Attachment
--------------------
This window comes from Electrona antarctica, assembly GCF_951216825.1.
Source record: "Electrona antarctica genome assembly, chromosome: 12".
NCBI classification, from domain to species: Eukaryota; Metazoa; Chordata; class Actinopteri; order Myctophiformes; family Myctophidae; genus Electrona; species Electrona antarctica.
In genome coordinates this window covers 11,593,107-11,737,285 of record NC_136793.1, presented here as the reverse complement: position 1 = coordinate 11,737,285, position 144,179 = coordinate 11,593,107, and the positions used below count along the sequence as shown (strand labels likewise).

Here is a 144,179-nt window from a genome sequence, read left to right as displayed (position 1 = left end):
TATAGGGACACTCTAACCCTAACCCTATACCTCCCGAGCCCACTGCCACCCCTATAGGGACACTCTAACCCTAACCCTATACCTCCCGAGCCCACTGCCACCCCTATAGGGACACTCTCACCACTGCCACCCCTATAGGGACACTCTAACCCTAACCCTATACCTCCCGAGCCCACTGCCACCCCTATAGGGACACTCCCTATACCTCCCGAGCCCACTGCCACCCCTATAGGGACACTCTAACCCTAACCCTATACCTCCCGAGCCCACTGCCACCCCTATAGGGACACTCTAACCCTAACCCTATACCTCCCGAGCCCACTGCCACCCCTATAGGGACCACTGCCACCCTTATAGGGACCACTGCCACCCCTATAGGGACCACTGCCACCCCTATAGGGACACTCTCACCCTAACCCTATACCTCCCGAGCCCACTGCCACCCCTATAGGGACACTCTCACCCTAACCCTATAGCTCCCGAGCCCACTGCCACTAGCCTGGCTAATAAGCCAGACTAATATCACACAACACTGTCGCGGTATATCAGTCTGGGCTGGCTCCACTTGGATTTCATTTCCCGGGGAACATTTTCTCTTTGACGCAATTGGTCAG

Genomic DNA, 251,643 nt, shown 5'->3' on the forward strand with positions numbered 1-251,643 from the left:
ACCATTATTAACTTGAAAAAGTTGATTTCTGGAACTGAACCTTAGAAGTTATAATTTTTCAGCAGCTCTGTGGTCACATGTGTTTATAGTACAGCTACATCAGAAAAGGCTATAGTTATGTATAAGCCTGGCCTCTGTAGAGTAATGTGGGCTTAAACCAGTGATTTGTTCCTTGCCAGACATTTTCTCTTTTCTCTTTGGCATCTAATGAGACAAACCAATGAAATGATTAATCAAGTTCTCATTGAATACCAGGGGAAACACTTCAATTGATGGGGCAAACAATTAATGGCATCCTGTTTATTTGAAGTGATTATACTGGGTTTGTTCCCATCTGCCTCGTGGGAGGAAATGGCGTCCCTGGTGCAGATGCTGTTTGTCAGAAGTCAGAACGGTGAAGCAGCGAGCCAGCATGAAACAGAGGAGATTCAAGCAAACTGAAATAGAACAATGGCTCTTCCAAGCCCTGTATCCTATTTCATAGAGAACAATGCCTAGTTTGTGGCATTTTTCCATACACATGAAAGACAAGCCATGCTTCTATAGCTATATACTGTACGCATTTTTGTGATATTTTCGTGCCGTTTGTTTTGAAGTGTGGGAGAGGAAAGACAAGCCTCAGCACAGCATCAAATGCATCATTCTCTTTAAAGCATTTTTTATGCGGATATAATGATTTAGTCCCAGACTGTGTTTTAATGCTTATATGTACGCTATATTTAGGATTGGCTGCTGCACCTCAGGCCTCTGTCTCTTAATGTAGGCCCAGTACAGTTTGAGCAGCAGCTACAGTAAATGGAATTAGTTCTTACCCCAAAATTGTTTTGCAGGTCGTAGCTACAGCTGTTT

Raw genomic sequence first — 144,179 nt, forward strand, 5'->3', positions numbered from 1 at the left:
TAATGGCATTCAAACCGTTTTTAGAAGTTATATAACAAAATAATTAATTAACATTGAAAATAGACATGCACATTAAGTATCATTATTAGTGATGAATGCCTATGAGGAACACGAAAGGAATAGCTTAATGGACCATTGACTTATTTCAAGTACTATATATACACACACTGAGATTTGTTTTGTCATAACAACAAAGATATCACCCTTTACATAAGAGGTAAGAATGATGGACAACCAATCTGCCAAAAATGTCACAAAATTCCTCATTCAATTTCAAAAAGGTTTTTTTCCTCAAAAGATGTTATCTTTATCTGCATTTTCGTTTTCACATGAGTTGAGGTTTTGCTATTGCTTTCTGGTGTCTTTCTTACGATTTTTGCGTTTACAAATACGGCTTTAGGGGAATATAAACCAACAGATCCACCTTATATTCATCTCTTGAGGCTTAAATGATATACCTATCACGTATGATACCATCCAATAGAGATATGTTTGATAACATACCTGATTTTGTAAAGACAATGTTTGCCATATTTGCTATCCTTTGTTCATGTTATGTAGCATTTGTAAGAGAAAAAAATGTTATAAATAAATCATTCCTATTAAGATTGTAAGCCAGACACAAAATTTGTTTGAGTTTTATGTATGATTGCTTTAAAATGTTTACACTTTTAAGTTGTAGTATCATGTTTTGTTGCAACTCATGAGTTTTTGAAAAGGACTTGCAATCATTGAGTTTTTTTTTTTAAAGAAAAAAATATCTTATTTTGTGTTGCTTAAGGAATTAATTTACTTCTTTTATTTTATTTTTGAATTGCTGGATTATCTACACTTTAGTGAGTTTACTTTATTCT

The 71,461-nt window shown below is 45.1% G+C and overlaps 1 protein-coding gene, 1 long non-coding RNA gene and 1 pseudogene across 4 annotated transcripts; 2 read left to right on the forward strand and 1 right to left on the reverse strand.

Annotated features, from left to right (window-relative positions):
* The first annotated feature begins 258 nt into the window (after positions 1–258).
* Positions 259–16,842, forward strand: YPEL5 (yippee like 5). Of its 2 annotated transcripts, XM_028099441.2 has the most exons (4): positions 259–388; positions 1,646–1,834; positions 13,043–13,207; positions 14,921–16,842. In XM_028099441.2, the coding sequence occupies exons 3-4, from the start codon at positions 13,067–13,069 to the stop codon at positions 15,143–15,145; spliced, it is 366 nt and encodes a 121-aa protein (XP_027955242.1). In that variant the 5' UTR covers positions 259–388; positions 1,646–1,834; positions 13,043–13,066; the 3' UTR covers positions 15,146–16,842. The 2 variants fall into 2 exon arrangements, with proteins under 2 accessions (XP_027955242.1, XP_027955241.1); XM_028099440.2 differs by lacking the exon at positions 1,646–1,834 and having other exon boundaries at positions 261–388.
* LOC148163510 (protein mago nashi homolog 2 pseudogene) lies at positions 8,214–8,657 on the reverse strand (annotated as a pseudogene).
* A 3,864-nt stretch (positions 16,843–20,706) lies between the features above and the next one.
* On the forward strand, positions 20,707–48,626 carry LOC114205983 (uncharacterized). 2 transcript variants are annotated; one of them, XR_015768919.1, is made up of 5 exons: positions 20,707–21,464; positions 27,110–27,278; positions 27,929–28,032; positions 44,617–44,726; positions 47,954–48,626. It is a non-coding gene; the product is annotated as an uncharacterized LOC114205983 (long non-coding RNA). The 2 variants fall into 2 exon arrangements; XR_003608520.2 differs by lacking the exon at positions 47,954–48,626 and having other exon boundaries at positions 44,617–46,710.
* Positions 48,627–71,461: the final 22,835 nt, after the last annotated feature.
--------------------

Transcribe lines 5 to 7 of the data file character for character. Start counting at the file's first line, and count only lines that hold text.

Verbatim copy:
Here is a 144,179-nt window from a genome sequence, read left to right as displayed (position 1 = left end):
TATAGGGACACTCTAACCCTAACCCTATACCTCCCGAGCCCACTGCCACCCCTATAGGGACACTCTAACCCTAACCCTATACCTCCCGAGCCCACTGCCACCCCTATAGGGACACTCTCACCACTGCCACCCCTATAGGGACACTCTAACCCTAACCCTATACCTCCCGAGCCCACTGCCACCCCTATAGGGACACTCCCTATACCTCCCGAGCCCACTGCCACCCCTATAGGGACACTCTAACCCTAACCCTATACCTCCCGAGCCCACTGCCACCCCTATAGGGACACTCTAACCCTAACCCTATACCTCCCGAGCCCACTGCCACCCCTATAGGGACCACTGCCACCCTTATAGGGACCACTGCCACCCCTATAGGGACCACTGCCACCCCTATAGGGACACTCTCACCCTAACCCTATACCTCCCGAGCCCACTGCCACCCCTATAGGGACACTCTCACCCTAACCCTATAGCTCCCGAGCCCACTGCCACTAGCCTGGCTAATAAGCCAGACTAATATCACACAACACTGTCGCGGTATATCAGTCTGGGCTGGCTCCACTTGGATTTCATTTCCCGGGGAACATTTTCTCTTTGACGCAATTGGTCAG

Genomic DNA, 251,643 nt, shown 5'->3' on the forward strand with positions numbered 1-251,643 from the left: